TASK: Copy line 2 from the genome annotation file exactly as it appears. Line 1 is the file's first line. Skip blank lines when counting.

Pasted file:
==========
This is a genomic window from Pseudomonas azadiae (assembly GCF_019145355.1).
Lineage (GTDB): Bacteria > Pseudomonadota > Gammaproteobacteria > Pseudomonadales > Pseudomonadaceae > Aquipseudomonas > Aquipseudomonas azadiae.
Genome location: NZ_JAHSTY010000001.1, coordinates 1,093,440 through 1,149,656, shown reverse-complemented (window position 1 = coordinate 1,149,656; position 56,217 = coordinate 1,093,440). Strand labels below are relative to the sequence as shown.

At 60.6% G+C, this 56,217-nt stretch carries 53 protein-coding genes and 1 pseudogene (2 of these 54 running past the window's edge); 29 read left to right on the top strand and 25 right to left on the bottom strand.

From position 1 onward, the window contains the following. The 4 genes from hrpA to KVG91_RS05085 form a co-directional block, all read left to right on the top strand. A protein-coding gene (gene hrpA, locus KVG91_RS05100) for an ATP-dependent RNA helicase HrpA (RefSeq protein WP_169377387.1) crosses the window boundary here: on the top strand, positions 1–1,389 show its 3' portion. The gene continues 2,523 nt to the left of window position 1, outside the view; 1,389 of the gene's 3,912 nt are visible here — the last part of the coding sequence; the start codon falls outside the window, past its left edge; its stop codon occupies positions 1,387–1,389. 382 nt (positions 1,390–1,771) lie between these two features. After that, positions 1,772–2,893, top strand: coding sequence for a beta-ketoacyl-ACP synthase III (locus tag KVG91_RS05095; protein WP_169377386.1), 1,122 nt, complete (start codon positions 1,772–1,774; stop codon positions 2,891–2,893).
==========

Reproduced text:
Lineage (GTDB): Bacteria > Pseudomonadota > Gammaproteobacteria > Pseudomonadales > Pseudomonadaceae > Aquipseudomonas > Aquipseudomonas azadiae.